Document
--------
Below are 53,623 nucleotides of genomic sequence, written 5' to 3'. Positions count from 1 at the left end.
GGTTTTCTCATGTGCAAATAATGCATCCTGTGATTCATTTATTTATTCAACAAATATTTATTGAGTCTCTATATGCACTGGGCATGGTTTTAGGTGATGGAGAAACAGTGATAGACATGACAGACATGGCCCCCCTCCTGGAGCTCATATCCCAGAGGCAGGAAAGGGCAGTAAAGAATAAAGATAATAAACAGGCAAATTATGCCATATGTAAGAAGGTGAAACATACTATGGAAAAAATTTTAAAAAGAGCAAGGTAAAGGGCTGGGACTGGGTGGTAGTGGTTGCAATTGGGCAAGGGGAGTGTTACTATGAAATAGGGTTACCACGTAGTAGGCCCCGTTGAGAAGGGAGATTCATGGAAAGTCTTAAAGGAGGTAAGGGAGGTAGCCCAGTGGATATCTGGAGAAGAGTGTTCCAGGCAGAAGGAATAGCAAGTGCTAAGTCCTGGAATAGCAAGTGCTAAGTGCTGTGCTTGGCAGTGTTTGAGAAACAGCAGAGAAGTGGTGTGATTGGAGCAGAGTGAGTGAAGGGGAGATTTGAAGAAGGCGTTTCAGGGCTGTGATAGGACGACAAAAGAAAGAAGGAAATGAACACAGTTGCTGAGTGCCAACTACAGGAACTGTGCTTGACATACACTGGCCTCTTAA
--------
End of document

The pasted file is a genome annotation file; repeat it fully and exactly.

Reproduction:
Below are 53,623 nucleotides of genomic sequence, written 5' to 3'. Positions count from 1 at the left end.
GGTTTTCTCATGTGCAAATAATGCATCCTGTGATTCATTTATTTATTCAACAAATATTTATTGAGTCTCTATATGCACTGGGCATGGTTTTAGGTGATGGAGAAACAGTGATAGACATGACAGACATGGCCCCCCTCCTGGAGCTCATATCCCAGAGGCAGGAAAGGGCAGTAAAGAATAAAGATAATAAACAGGCAAATTATGCCATATGTAAGAAGGTGAAACATACTATGGAAAAAATTTTAAAAAGAGCAAGGTAAAGGGCTGGGACTGGGTGGTAGTGGTTGCAATTGGGCAAGGGGAGTGTTACTATGAAATAGGGTTACCACGTAGTAGGCCCCGTTGAGAAGGGAGATTCATGGAAAGTCTTAAAGGAGGTAAGGGAGGTAGCCCAGTGGATATCTGGAGAAGAGTGTTCCAGGCAGAAGGAATAGCAAGTGCTAAGTCCTGGAATAGCAAGTGCTAAGTGCTGTGCTTGGCAGTGTTTGAGAAACAGCAGAGAAGTGGTGTGATTGGAGCAGAGTGAGTGAAGGGGAGATTTGAAGAAGGCGTTTCAGGGCTGTGATAGGACGACAAAAGAAAGAAGGAAATGAACACAGTTGCTGAGTGCCAACTACAGGAACTGTGCTTGACATACACTGGCCTCTTAA